Surviving in between worlds of Laila “Halaby’s West of the Jordan”
Wydawnictwo Uniwersytetu Rzeszowskiego
“West of the Jordan” was published in 2003, a period when the Arab American movement was coming to a new era in the aftermath of the 9/11 terrorist attacks. It was a time when scholars/writers began deconstructing the concept of Arab and Arab American identity to highlight the diversity of the community by taking into account internal differences, especially in areas such as gender, class, and sexuality. I intend to add to this body of work by setting “West of the Jordan” against Gloria Anzaldúa’s theoretical concept of nepantla (Borderlands; In-betweenness), seen here as an identity formation framework. Anzaldúa’s theorization of nepantla has stressed the instability of identity categories through movement betwixt and between identity and transformative ethics of change. Thus, the novel’s formulations and reformulations of ethnic, gender, and other categories should be understood as a way of criticizing these categories ’essentialist nature (even if some of the characters in the novel fail to formulate a constructive liberatory alternative to the essentialisms it attacks/aims to eradicate). In this context, the heroines ’actions succeed in destabilizing the categories ’ideological power and manage to show the shallowness of such delineations.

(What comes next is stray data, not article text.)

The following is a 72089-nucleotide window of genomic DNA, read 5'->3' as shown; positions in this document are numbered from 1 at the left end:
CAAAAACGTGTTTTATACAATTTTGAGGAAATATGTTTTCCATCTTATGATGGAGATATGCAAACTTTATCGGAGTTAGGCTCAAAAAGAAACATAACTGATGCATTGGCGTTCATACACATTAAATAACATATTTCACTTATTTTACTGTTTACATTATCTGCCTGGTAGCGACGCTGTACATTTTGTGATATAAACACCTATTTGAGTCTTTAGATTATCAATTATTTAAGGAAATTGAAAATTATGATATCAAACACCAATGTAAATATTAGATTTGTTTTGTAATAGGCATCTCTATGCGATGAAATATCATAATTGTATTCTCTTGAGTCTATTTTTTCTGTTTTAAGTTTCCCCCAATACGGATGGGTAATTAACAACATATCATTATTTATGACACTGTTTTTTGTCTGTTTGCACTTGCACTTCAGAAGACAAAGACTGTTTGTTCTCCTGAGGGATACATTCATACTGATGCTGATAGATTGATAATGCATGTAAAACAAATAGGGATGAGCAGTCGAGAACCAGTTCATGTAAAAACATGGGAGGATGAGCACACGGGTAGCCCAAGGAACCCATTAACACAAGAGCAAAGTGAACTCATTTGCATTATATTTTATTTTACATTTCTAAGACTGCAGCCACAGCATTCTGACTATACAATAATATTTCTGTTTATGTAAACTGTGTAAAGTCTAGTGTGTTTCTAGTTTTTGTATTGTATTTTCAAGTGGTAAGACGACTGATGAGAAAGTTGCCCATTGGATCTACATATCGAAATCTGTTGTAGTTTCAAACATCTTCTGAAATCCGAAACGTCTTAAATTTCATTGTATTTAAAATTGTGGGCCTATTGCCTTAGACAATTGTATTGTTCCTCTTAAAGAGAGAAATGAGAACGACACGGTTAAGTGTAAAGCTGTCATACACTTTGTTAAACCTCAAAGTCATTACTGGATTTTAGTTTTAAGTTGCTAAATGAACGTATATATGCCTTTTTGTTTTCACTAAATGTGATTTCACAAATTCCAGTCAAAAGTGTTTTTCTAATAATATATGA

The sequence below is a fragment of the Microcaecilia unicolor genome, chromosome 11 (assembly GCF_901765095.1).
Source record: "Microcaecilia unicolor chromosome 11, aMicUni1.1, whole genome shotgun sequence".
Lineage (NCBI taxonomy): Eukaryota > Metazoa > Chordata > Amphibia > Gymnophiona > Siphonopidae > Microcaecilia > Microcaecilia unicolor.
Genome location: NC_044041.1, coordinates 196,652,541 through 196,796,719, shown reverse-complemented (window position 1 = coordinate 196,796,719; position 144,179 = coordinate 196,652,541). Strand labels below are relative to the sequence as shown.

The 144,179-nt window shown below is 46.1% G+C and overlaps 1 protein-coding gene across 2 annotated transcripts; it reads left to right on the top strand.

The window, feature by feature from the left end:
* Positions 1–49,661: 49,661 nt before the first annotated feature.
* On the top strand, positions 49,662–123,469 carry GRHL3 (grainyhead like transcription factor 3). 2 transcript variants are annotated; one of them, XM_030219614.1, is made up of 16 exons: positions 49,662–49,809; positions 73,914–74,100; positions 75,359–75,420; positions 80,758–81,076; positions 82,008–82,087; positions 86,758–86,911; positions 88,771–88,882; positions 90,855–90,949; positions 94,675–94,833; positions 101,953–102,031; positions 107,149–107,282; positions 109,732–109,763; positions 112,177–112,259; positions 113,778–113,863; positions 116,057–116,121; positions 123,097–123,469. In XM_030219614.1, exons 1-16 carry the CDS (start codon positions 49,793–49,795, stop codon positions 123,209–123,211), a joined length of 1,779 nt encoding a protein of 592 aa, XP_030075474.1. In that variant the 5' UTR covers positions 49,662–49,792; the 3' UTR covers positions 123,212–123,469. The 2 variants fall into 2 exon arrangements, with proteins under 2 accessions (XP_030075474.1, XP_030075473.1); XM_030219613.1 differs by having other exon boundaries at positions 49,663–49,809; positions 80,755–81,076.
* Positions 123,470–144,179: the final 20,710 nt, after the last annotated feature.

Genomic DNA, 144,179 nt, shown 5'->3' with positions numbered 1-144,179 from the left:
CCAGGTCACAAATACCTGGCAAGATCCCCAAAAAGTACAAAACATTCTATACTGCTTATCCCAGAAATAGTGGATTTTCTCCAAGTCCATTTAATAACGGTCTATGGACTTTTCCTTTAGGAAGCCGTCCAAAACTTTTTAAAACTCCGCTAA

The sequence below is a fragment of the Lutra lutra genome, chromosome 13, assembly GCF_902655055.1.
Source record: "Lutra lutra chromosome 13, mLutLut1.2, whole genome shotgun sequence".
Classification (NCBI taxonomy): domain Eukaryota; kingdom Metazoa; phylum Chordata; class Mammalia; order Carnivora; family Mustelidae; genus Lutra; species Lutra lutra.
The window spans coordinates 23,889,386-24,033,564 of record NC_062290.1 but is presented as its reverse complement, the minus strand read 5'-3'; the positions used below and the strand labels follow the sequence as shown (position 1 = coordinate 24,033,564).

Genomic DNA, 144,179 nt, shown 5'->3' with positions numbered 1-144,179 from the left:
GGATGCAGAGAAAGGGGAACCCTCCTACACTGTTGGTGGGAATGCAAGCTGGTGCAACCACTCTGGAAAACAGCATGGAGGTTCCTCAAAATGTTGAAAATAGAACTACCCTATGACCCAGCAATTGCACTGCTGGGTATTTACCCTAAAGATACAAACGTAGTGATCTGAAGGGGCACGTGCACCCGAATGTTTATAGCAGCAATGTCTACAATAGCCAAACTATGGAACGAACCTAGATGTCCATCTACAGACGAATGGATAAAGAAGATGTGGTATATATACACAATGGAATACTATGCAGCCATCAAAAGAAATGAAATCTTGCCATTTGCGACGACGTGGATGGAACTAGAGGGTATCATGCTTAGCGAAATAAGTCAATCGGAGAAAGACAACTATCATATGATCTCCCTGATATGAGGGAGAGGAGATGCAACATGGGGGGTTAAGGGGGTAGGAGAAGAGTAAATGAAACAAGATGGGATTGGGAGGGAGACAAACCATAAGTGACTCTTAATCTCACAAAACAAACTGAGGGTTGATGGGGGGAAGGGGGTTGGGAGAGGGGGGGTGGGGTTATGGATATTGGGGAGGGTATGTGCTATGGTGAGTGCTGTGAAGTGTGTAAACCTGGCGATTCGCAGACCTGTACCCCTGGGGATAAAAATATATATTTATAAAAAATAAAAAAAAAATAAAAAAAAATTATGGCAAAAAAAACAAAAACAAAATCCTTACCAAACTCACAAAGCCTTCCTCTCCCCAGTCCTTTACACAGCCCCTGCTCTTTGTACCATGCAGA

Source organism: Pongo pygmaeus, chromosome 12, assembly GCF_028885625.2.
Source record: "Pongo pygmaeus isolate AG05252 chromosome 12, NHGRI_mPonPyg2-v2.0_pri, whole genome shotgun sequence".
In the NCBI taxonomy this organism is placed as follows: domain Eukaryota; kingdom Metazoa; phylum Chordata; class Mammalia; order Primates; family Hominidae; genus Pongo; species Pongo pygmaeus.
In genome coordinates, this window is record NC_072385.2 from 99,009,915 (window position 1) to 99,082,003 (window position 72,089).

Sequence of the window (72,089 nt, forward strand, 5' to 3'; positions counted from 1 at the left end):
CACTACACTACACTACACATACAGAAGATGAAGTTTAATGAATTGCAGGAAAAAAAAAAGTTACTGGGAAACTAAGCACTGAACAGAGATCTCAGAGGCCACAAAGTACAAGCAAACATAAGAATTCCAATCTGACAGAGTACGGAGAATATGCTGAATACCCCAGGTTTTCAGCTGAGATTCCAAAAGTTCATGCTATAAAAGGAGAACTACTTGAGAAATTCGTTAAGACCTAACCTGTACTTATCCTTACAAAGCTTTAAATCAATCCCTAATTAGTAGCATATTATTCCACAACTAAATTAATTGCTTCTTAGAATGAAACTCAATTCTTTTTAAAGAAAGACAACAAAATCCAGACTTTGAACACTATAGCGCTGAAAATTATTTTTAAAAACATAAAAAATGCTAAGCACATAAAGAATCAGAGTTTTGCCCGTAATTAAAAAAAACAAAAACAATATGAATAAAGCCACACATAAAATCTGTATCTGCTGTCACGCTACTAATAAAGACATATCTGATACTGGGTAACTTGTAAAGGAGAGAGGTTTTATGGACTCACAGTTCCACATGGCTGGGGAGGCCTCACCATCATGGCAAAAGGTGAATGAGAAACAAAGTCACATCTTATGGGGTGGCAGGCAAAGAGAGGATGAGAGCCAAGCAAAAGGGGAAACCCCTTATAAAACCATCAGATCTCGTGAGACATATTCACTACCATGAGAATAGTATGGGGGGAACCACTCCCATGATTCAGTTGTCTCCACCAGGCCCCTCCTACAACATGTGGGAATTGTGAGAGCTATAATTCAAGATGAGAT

Arab American women , Laila Halaby , nepantla , displacement , identity construction
Studia Anglica Resoviensia T. 17 (2020), s. 5–19